not for PlayBaccarat.com.

At a time when giving up free tax revenue seems particularly insane, the
Senate was smart enough to bury the new law in a bill aimed at enhancing
port security. Senators didn’t see the irony of linking legislation that
takes away some of our freedoms with legislation about protecting our
remaining freedoms from terrorist attack.

Legislating vice never works, mostly because vice is a lot of fun. The laws
wind up being weakened by so many inconsistencies — you can gamble on a
boat permanently docked a few feet off the riverbank as long as it pretends
to sail every 15 minutes; you can drink in public as long as it’s covered by
a brown bag; you can’t clone stem cells but you can clone Kelly LeBrock –
they make us lose respect for the law in general.

So, as more people gamble online, the government will eventually have to
find a way to back down without looking stupid. The obvious solution is to
borrow the Indian casino reparations idea and allow gambling sites to be run
by released Guantanamo Bay prisoners. Not only would the profits erase any
bad feelings, the former detainees would be great at running poker sites.
After all, four years of water-boarding is the perfect training for having
to listen to endless stories about bad beats.

Post at 3:52 am UTC by Jerry

No gambling for Johnson this time

Getting in position to win a Nextel Cup Series championship hasn’t been a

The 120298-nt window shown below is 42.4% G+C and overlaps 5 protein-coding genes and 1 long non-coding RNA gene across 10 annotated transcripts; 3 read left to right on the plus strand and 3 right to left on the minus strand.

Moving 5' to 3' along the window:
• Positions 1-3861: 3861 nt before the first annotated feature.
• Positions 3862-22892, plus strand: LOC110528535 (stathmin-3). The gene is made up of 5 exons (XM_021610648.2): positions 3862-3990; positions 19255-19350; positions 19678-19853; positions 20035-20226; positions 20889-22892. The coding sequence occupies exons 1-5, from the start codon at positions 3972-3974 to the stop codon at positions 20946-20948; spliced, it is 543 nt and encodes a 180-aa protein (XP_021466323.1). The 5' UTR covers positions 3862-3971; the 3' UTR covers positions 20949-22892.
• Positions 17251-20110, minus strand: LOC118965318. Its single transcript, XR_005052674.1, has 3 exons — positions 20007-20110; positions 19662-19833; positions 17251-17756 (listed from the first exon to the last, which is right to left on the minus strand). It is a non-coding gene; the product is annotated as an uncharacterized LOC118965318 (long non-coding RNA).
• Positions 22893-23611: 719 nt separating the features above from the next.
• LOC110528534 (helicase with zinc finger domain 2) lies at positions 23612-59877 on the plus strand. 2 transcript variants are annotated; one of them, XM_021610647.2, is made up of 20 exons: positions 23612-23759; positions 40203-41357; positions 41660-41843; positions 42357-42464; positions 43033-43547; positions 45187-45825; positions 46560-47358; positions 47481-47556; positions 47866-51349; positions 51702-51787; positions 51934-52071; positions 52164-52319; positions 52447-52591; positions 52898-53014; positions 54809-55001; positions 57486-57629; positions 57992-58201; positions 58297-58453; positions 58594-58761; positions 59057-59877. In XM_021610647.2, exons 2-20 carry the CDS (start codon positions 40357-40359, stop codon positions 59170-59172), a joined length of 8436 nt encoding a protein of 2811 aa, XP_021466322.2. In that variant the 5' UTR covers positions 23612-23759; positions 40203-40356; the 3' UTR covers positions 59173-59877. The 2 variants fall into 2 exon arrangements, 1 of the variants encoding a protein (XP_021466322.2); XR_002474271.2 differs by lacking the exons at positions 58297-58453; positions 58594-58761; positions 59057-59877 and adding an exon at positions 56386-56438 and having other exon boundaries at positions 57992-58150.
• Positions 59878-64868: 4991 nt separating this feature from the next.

problem for Jimmie Johnson. Sealing the deal, on the other hand, that’s a
whole other matter. Since coming into the series as a rookie in 2002,
Johnson has finished the season in the top five in the point standings every
year. Two times he finished series runner-up, including a scant eight points
behind Kurt Busch in the inaugural Chase for the Championship in 2004.
“Looking back at the past few seasons of the chase, we felt we maybe gambled
at the wrong time and tried to develop parts and pieces for the car and
set-ups at the wrong times,” Johnson said. “This year I really think we
really stuck to a good plan and developed our stuff at the right time.”
Johnson’s team has the appearance of a fighter exploding out of the corner
after getting knocked down with a few left hooks in the first two rounds.
After a few bumps in the road early in The Chase, Johnson is back in
position to win a title, 41 points behind leader Matt Kenseth with four
races left, including Sunday’s Bass Pro Shops 500 at Atlanta Motor Speedway.
“Obviously, with the slow start we had, I’m happy about it,” Johnson said.
“We’ve been knocking on the door for a championship for five seasons, and
hopefully, this will be the year for us.” Johnson will start Sunday’s Bass
Pro Shops 500 in third place after rain washed out all of Friday’s on-track
activity. The field will line up by points, putting Matt Kenseth and the
rest of The Chase field out front for Sunday’s race. Today’s on-track action
calls for two Nextel Cup practice sessions, the Crown Royal International
Race of Champions season finale, and the NASCAR Craftsman Truck Series Easy
Car Vehicle Service Contacts 200. The weather forecast for today is
favorable with partly cloudy skies and little chance of rain. Getting in
place to win a title hasn’t come easy for Johnson, who entered The Chase in
second place. After damage dropped him to a 39th-place finish in New